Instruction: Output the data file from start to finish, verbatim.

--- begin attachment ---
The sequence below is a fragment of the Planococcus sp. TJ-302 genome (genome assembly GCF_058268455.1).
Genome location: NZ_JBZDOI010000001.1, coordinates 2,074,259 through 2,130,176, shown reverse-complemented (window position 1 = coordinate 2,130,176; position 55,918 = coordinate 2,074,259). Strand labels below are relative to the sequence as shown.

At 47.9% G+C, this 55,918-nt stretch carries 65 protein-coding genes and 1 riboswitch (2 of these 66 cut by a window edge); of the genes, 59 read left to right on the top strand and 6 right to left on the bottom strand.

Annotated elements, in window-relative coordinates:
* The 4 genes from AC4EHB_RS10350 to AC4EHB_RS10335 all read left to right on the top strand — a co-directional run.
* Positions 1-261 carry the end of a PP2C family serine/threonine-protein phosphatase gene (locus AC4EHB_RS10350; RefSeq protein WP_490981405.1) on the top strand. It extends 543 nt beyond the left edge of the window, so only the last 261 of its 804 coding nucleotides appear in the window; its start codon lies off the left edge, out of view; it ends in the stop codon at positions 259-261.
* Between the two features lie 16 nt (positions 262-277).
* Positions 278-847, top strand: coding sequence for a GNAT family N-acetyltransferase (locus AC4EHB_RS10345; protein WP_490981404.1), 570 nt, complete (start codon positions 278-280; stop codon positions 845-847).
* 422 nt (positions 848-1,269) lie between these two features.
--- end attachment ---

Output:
The sequence below is a fragment of the Planococcus sp. TJ-302 genome (genome assembly GCF_058268455.1).
Genome location: NZ_JBZDOI010000001.1, coordinates 2,074,259 through 2,130,176, shown reverse-complemented (window position 1 = coordinate 2,130,176; position 55,918 = coordinate 2,074,259). Strand labels below are relative to the sequence as shown.

At 47.9% G+C, this 55,918-nt stretch carries 65 protein-coding genes and 1 riboswitch (2 of these 66 cut by a window edge); of the genes, 59 read left to right on the top strand and 6 right to left on the bottom strand.

Annotated elements, in window-relative coordinates:
* The 4 genes from AC4EHB_RS10350 to AC4EHB_RS10335 all read left to right on the top strand — a co-directional run.
* Positions 1-261 carry the end of a PP2C family serine/threonine-protein phosphatase gene (locus AC4EHB_RS10350; RefSeq protein WP_490981405.1) on the top strand. It extends 543 nt beyond the left edge of the window, so only the last 261 of its 804 coding nucleotides appear in the window; its start codon lies off the left edge, out of view; it ends in the stop codon at positions 259-261.
* Between the two features lie 16 nt (positions 262-277).
* Positions 278-847, top strand: coding sequence for a GNAT family N-acetyltransferase (locus AC4EHB_RS10345; protein WP_490981404.1), 570 nt, complete (start codon positions 278-280; stop codon positions 845-847).
* 422 nt (positions 848-1,269) lie between these two features.